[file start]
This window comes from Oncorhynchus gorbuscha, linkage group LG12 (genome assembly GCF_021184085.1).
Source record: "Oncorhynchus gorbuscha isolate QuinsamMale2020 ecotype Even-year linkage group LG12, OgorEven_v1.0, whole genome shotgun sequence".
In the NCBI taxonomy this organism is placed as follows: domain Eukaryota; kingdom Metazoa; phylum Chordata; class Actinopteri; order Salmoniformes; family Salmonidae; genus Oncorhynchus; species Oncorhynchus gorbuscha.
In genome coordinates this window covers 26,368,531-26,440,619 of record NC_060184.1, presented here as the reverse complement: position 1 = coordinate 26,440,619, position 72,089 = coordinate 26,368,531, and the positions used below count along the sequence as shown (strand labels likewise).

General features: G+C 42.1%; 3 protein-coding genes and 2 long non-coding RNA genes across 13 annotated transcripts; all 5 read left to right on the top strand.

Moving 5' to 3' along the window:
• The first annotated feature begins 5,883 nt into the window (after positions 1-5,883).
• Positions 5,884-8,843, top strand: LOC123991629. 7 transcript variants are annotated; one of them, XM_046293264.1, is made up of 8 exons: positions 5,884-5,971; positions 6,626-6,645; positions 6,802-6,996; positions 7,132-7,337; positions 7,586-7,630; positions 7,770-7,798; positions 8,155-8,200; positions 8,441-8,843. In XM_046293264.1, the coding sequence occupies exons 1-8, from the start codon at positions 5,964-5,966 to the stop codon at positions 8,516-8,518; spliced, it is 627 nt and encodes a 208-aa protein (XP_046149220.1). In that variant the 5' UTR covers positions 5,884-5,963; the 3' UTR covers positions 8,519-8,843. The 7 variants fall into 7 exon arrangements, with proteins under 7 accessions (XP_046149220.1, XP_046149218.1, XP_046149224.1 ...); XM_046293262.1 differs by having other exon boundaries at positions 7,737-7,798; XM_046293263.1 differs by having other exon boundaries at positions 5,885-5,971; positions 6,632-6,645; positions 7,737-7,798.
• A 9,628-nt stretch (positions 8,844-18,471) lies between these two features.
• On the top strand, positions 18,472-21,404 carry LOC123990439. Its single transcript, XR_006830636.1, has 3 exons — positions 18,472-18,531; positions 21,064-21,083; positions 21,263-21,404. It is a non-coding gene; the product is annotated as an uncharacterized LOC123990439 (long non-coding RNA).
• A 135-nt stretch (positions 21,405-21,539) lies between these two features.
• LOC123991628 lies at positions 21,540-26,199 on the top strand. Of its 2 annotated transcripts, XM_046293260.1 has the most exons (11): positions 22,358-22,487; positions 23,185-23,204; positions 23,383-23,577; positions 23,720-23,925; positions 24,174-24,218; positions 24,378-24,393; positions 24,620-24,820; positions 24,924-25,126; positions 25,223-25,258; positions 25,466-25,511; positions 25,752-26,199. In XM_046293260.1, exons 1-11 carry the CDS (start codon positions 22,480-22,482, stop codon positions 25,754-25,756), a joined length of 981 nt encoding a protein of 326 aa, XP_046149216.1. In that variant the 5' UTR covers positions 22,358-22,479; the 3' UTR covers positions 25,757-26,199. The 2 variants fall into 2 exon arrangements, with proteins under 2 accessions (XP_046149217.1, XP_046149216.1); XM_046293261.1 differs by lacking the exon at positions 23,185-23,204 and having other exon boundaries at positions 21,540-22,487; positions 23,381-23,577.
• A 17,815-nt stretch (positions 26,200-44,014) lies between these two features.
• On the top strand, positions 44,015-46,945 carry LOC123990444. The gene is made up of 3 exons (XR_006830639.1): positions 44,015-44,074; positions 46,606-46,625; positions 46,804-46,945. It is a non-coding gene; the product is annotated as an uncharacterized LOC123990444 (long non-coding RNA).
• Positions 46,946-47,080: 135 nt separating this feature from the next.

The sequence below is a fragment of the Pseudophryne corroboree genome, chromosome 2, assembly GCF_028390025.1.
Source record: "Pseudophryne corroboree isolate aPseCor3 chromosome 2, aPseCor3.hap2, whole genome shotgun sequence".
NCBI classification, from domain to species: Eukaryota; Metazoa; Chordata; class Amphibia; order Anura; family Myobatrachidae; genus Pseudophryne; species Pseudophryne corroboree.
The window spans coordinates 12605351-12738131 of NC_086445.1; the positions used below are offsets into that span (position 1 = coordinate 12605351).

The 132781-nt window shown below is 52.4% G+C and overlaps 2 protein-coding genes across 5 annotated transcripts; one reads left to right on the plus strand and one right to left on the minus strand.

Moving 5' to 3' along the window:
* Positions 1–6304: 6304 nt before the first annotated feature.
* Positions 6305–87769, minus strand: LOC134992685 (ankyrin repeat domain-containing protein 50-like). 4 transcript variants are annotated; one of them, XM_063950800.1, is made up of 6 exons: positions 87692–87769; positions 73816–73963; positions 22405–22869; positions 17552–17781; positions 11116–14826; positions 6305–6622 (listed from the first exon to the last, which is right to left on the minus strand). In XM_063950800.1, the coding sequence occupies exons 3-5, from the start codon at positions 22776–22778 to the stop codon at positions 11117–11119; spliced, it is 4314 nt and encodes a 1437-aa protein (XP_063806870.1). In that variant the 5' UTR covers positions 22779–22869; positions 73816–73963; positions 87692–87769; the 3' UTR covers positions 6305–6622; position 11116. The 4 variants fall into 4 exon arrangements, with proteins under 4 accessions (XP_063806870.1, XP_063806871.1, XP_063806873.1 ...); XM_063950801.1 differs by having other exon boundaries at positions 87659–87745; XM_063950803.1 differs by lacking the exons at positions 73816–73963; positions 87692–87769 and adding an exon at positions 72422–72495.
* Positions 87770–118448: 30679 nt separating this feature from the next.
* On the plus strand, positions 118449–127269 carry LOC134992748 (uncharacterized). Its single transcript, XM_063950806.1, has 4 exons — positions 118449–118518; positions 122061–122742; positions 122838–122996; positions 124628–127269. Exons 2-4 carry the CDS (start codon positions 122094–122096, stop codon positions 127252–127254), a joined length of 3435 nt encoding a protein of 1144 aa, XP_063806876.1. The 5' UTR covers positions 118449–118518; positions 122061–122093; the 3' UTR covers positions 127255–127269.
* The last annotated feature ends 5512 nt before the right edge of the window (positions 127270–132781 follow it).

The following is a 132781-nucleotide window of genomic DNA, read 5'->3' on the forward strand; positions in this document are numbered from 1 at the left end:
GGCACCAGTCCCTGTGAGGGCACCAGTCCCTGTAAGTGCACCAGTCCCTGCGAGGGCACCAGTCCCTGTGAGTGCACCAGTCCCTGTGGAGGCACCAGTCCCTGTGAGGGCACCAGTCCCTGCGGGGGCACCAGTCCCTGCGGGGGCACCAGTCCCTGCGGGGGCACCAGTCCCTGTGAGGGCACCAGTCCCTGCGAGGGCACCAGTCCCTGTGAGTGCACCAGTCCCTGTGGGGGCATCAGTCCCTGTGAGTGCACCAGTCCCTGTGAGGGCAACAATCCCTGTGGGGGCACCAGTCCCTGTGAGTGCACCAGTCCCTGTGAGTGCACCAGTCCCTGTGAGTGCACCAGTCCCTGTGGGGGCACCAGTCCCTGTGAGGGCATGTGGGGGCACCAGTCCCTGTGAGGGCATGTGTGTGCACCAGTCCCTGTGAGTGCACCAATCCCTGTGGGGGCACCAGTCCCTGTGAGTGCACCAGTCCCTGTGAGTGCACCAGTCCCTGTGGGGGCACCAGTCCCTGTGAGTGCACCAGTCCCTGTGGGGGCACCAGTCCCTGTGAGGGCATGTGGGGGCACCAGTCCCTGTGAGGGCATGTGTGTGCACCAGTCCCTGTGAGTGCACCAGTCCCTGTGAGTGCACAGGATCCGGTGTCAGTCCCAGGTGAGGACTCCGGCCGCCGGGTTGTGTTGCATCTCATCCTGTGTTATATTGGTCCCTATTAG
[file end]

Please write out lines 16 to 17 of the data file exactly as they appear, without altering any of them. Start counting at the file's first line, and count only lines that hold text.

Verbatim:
The sequence below is a fragment of the Pseudophryne corroboree genome, chromosome 2, assembly GCF_028390025.1.
Source record: "Pseudophryne corroboree isolate aPseCor3 chromosome 2, aPseCor3.hap2, whole genome shotgun sequence".